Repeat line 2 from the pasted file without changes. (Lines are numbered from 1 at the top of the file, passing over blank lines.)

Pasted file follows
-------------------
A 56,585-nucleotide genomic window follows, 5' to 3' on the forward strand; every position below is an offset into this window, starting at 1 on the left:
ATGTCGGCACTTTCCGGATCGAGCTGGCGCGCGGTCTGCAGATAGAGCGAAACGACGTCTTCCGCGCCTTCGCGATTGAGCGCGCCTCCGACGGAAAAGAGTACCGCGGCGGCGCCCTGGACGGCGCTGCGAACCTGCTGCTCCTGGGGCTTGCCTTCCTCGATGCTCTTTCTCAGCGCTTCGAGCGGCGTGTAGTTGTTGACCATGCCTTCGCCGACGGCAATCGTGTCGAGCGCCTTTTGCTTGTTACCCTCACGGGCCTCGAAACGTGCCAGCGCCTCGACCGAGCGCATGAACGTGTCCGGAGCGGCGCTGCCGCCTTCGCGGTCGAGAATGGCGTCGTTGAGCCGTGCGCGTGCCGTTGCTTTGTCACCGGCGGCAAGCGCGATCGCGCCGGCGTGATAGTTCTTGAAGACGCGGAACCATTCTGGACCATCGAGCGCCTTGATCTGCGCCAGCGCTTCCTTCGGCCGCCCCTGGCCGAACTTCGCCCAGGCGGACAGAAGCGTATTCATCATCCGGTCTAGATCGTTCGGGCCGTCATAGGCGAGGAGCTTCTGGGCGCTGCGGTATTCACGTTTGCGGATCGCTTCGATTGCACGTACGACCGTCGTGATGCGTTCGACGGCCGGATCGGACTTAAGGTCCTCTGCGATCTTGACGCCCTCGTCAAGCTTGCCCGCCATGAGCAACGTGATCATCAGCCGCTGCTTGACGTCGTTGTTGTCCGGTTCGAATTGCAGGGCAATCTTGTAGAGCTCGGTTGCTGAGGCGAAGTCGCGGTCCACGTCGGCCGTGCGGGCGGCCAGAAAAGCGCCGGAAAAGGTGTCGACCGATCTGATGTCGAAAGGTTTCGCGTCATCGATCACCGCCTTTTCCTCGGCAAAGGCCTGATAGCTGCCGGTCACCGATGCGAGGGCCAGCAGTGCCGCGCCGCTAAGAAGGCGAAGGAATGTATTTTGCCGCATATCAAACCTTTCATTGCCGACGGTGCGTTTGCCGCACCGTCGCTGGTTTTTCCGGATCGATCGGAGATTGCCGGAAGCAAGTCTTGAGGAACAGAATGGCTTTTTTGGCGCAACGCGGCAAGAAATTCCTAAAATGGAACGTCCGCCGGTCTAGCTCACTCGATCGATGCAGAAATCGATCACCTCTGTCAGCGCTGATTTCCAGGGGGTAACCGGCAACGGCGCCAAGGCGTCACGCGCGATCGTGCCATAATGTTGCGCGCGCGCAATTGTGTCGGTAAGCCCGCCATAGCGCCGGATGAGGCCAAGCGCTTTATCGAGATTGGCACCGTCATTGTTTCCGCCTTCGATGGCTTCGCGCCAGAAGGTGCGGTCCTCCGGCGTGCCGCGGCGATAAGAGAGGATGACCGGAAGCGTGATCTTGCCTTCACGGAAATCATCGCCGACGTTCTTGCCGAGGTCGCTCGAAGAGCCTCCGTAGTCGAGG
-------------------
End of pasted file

ATGTCGGCACTTTCCGGATCGAGCTGGCGCGCGGTCTGCAGATAGAGCGAAACGACGTCTTCCGCGCCTTCGCGATTGAGCGCGCCTCCGACGGAAAAGAGTACCGCGGCGGCGCCCTGGACGGCGCTGCGAACCTGCTGCTCCTGGGGCTTGCCTTCCTCGATGCTCTTTCTCAGCGCTTCGAGCGGCGTGTAGTTGTTGACCATGCCTTCGCCGACGGCAATCGTGTCGAGCGCCTTTTGCTTGTTACCCTCACGGGCCTCGAAACGTGCCAGCGCCTCGACCGAGCGCATGAACGTGTCCGGAGCGGCGCTGCCGCCTTCGCGGTCGAGAATGGCGTCGTTGAGCCGTGCGCGTGCCGTTGCTTTGTCACCGGCGGCAAGCGCGATCGCGCCGGCGTGATAGTTCTTGAAGACGCGGAACCATTCTGGACCATCGAGCGCCTTGATCTGCGCCAGCGCTTCCTTCGGCCGCCCCTGGCCGAACTTCGCCCAGGCGGACAGAAGCGTATTCATCATCCGGTCTAGATCGTTCGGGCCGTCATAGGCGAGGAGCTTCTGGGCGCTGCGGTATTCACGTTTGCGGATCGCTTCGATTGCACGTACGACCGTCGTGATGCGTTCGACGGCCGGATCGGACTTAAGGTCCTCTGCGATCTTGACGCCCTCGTCAAGCTTGCCCGCCATGAGCAACGTGATCATCAGCCGCTGCTTGACGTCGTTGTTGTCCGGTTCGAATTGCAGGGCAATCTTGTAGAGCTCGGTTGCTGAGGCGAAGTCGCGGTCCACGTCGGCCGTGCGGGCGGCCAGAAAAGCGCCGGAAAAGGTGTCGACCGATCTGATGTCGAAAGGTTTCGCGTCATCGATCACCGCCTTTTCCTCGGCAAAGGCCTGATAGCTGCCGGTCACCGATGCGAGGGCCAGCAGTGCCGCGCCGCTAAGAAGGCGAAGGAATGTATTTTGCCGCATATCAAACCTTTCATTGCCGACGGTGCGTTTGCCGCACCGTCGCTGGTTTTTCCGGATCGATCGGAGATTGCCGGAAGCAAGTCTTGAGGAACAGAATGGCTTTTTTGGCGCAACGCGGCAAGAAATTCCTAAAATGGAACGTCCGCCGGTCTAGCTCACTCGATCGATGCAGAAATCGATCACCTCTGTCAGCGCTGATTTCCAGGGGGTAACCGGCAACGGCGCCAAGGCGTCACGCGCGATCGTGCCATAATGTTGCGCGCGCGCAATTGTGTCGGTAAGCCCGCCATAGCGCCGGATGAGGCCAAGCGCTTTATCGAGATTGGCACCGTCATTGTTTCCGCCTTCGATGGCTTCGCGCCAGAAGGTGCGGTCCTCCGGCGTGCCGCGGCGATAAGAGAGGATGACCGGAAGCGTGATCTTGCCTTCACGGAAATCATCGCCGACGTTCTTGCCGAGGTCGCTCGAAGAGCCTCCGTAGTCGAGG